How curved shock waves behave
- Wits University
Brendan Gray’s construction of a versatile and novel experimental rig contributes to the understanding of how curved shock waves behave.
Understanding curved shock wave behaviour could lead to better designs to mitigate the effects of blasting in mines or aid in modelling the impact of volcanic eruptions.
“Curved shock waves are also present in the engine intakes on supersonic aircraft and understanding the flow in these engines could lead to more efficient engine designs,” explains Gray.
Converging shock waves are also used in the formation of artificial diamonds and the production of several rare chemicals and are already used in shock wave lithotripsy – a common medical procedure used to treat severe kidney stones.
Gray’s research is supplemented by detailed experiments and simulations showing for the first time how a curved shock wave segment will reflect off a plain surface.
“Most of the previous literature has focused on straight shock waves but shock waves in the real world are rarely straight. I focus on converging shock waves, which have applications in a wide range of fields, including blast mechanics, aeronautics, manufacturing, chemistry, medicine and astrophysics,” he adds.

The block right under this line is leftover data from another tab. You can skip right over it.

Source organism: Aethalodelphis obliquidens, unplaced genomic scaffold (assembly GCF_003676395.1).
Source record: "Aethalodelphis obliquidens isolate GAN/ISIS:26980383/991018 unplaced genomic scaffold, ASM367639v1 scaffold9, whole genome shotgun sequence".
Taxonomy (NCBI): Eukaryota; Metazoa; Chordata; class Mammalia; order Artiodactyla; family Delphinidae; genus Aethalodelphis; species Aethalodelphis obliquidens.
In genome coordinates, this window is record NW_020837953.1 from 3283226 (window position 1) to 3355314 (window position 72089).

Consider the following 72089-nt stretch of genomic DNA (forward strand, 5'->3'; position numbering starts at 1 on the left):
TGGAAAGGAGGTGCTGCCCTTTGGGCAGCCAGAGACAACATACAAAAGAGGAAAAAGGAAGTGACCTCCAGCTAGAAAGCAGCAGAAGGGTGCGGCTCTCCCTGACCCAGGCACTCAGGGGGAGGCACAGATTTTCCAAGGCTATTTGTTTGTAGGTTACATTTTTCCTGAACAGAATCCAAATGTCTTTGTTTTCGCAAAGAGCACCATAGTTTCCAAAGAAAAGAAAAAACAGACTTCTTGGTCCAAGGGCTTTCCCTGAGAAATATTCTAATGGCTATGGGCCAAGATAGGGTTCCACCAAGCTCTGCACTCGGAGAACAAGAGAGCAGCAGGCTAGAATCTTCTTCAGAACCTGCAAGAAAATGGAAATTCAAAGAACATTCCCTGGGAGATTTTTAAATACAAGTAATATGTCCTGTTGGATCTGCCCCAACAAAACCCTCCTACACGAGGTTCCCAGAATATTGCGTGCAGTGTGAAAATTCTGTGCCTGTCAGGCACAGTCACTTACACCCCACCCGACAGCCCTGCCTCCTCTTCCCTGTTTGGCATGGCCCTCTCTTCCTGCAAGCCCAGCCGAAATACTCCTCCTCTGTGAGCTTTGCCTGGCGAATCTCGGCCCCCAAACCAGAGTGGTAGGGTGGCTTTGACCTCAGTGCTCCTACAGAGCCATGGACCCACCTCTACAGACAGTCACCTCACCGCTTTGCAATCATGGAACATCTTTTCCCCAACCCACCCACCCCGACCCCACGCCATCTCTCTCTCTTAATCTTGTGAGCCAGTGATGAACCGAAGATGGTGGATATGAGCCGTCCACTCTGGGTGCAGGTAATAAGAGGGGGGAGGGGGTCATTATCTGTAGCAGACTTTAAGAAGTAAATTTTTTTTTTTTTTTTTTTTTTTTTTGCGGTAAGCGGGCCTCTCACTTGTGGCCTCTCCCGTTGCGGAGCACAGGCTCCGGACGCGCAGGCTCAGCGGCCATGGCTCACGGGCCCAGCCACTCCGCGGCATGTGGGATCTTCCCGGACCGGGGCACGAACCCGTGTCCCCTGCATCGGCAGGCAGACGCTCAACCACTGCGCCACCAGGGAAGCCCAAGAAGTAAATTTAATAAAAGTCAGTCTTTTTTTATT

The problem with curved shock waves is that they are difficult to produce under experimental conditions.
Gray designed and built a facility which may be used with a conventional shock tube to produce shock waves with arbitrary two-dimensional profiles in a controlled and repeatable manner.
Together with computer simulations, he used the facility to study the propagation of complex shock waves with both concave and convex segments, some with sharp corners and some with rounded corners. This served to demonstrate the capabilities and limits of the facility.
Gray then generated imploding cylindrical shock waves and studied the interaction between these and straight wedges inclined at various angles. The primary point of interest was the geometric configuration of reflected shock waves behind the incident shock wave.
He also developed a simple numerical method for predicting the shape of the reflection and the point at which the reflection transitions from one configuration to another.